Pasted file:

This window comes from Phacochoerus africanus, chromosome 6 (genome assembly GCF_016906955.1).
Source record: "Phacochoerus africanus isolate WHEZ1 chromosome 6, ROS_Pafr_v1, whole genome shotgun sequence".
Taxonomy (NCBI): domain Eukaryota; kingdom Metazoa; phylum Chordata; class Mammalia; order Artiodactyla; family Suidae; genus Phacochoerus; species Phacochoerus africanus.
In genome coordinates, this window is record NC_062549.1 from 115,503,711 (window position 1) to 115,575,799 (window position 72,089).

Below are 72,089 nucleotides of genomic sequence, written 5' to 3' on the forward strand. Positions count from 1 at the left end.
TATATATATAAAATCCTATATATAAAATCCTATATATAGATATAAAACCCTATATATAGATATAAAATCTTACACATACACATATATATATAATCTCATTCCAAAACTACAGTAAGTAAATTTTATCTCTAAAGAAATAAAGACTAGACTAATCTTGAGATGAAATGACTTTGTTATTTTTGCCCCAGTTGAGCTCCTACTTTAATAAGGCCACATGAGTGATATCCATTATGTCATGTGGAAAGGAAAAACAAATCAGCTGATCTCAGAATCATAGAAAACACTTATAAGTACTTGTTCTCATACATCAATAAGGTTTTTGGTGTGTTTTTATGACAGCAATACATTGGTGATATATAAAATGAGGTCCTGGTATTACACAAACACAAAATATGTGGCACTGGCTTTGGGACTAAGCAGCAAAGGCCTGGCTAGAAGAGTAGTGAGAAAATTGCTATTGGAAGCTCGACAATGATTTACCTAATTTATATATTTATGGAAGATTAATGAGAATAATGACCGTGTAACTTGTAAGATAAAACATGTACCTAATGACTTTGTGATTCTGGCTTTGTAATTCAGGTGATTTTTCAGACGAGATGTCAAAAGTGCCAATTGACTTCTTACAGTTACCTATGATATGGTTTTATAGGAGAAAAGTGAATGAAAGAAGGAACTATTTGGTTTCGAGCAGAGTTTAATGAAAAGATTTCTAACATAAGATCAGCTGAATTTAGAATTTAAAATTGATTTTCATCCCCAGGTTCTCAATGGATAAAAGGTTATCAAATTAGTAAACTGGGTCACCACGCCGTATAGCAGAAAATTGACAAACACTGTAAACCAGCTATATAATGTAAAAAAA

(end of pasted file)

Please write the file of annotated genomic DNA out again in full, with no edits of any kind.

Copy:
This window comes from Phacochoerus africanus, chromosome 6 (genome assembly GCF_016906955.1).
Source record: "Phacochoerus africanus isolate WHEZ1 chromosome 6, ROS_Pafr_v1, whole genome shotgun sequence".
Taxonomy (NCBI): domain Eukaryota; kingdom Metazoa; phylum Chordata; class Mammalia; order Artiodactyla; family Suidae; genus Phacochoerus; species Phacochoerus africanus.
In genome coordinates, this window is record NC_062549.1 from 115,503,711 (window position 1) to 115,575,799 (window position 72,089).

Below are 72,089 nucleotides of genomic sequence, written 5' to 3' on the forward strand. Positions count from 1 at the left end.
TATATATATAAAATCCTATATATAAAATCCTATATATAGATATAAAACCCTATATATAGATATAAAATCTTACACATACACATATATATATAATCTCATTCCAAAACTACAGTAAGTAAATTTTATCTCTAAAGAAATAAAGACTAGACTAATCTTGAGATGAAATGACTTTGTTATTTTTGCCCCAGTTGAGCTCCTACTTTAATAAGGCCACATGAGTGATATCCATTATGTCATGTGGAAAGGAAAAACAAATCAGCTGATCTCAGAATCATAGAAAACACTTATAAGTACTTGTTCTCATACATCAATAAGGTTTTTGGTGTGTTTTTATGACAGCAATACATTGGTGATATATAAAATGAGGTCCTGGTATTACACAAACACAAAATATGTGGCACTGGCTTTGGGACTAAGCAGCAAAGGCCTGGCTAGAAGAGTAGTGAGAAAATTGCTATTGGAAGCTCGACAATGATTTACCTAATTTATATATTTATGGAAGATTAATGAGAATAATGACCGTGTAACTTGTAAGATAAAACATGTACCTAATGACTTTGTGATTCTGGCTTTGTAATTCAGGTGATTTTTCAGACGAGATGTCAAAAGTGCCAATTGACTTCTTACAGTTACCTATGATATGGTTTTATAGGAGAAAAGTGAATGAAAGAAGGAACTATTTGGTTTCGAGCAGAGTTTAATGAAAAGATTTCTAACATAAGATCAGCTGAATTTAGAATTTAAAATTGATTTTCATCCCCAGGTTCTCAATGGATAAAAGGTTATCAAATTAGTAAACTGGGTCACCACGCCGTATAGCAGAAAATTGACAAACACTGTAAACCAGCTATATAATGTAAAAAAA